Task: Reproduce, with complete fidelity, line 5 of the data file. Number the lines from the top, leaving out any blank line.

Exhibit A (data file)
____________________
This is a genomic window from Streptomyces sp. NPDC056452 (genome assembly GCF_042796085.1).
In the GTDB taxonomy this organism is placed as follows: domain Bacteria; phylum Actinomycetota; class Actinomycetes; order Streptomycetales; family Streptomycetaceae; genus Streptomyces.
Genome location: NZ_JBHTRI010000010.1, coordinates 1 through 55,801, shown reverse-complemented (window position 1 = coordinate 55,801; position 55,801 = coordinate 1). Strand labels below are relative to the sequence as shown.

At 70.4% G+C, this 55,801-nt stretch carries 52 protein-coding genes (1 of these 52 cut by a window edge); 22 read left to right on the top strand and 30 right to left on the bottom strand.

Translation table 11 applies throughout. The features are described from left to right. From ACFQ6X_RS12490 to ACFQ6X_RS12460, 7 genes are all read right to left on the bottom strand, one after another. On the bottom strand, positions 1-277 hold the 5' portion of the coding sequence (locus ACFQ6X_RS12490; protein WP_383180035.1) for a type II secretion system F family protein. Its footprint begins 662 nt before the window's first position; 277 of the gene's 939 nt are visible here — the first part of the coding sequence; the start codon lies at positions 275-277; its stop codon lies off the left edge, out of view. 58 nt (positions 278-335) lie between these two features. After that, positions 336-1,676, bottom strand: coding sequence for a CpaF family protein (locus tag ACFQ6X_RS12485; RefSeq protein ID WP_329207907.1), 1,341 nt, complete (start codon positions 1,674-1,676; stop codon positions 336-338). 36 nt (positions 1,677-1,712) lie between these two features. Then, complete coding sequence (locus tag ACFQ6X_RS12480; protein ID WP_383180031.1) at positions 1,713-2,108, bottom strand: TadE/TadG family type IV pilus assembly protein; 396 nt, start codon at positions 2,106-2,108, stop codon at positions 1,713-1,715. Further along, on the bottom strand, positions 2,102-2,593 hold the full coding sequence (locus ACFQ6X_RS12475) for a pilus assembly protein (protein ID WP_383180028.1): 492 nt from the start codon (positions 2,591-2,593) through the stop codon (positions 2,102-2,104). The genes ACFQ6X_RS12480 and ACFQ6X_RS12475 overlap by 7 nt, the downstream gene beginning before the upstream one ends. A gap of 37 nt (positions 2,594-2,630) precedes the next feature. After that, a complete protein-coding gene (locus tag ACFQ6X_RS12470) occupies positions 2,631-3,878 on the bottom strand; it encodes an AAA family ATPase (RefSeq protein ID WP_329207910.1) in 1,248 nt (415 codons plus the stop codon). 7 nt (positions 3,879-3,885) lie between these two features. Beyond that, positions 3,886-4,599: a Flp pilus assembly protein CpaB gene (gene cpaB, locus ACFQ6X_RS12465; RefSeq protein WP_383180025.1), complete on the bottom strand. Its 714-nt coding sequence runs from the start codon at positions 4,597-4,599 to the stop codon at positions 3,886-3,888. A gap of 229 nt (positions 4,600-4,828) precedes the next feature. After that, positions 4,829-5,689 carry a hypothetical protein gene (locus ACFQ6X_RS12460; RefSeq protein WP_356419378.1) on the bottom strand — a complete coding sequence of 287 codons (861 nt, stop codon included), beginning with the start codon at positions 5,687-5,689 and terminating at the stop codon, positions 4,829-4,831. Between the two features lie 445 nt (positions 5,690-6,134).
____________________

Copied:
Translation table 11 applies throughout. The features are described from left to right. From ACFQ6X_RS12490 to ACFQ6X_RS12460, 7 genes are all read right to left on the bottom strand, one after another. On the bottom strand, positions 1-277 hold the 5' portion of the coding sequence (locus ACFQ6X_RS12490; protein WP_383180035.1) for a type II secretion system F family protein. Its footprint begins 662 nt before the window's first position; 277 of the gene's 939 nt are visible here — the first part of the coding sequence; the start codon lies at positions 275-277; its stop codon lies off the left edge, out of view. 58 nt (positions 278-335) lie between these two features. After that, positions 336-1,676, bottom strand: coding sequence for a CpaF family protein (locus tag ACFQ6X_RS12485; RefSeq protein ID WP_329207907.1), 1,341 nt, complete (start codon positions 1,674-1,676; stop codon positions 336-338). 36 nt (positions 1,677-1,712) lie between these two features. Then, complete coding sequence (locus tag ACFQ6X_RS12480; protein ID WP_383180031.1) at positions 1,713-2,108, bottom strand: TadE/TadG family type IV pilus assembly protein; 396 nt, start codon at positions 2,106-2,108, stop codon at positions 1,713-1,715. Further along, on the bottom strand, positions 2,102-2,593 hold the full coding sequence (locus ACFQ6X_RS12475) for a pilus assembly protein (protein ID WP_383180028.1): 492 nt from the start codon (positions 2,591-2,593) through the stop codon (positions 2,102-2,104). The genes ACFQ6X_RS12480 and ACFQ6X_RS12475 overlap by 7 nt, the downstream gene beginning before the upstream one ends. A gap of 37 nt (positions 2,594-2,630) precedes the next feature. After that, a complete protein-coding gene (locus tag ACFQ6X_RS12470) occupies positions 2,631-3,878 on the bottom strand; it encodes an AAA family ATPase (RefSeq protein ID WP_329207910.1) in 1,248 nt (415 codons plus the stop codon). 7 nt (positions 3,879-3,885) lie between these two features. Beyond that, positions 3,886-4,599: a Flp pilus assembly protein CpaB gene (gene cpaB, locus ACFQ6X_RS12465; RefSeq protein WP_383180025.1), complete on the bottom strand. Its 714-nt coding sequence runs from the start codon at positions 4,597-4,599 to the stop codon at positions 3,886-3,888. A gap of 229 nt (positions 4,600-4,828) precedes the next feature. After that, positions 4,829-5,689 carry a hypothetical protein gene (locus ACFQ6X_RS12460; RefSeq protein WP_356419378.1) on the bottom strand — a complete coding sequence of 287 codons (861 nt, stop codon included), beginning with the start codon at positions 5,687-5,689 and terminating at the stop codon, positions 4,829-4,831. Between the two features lie 445 nt (positions 5,690-6,134).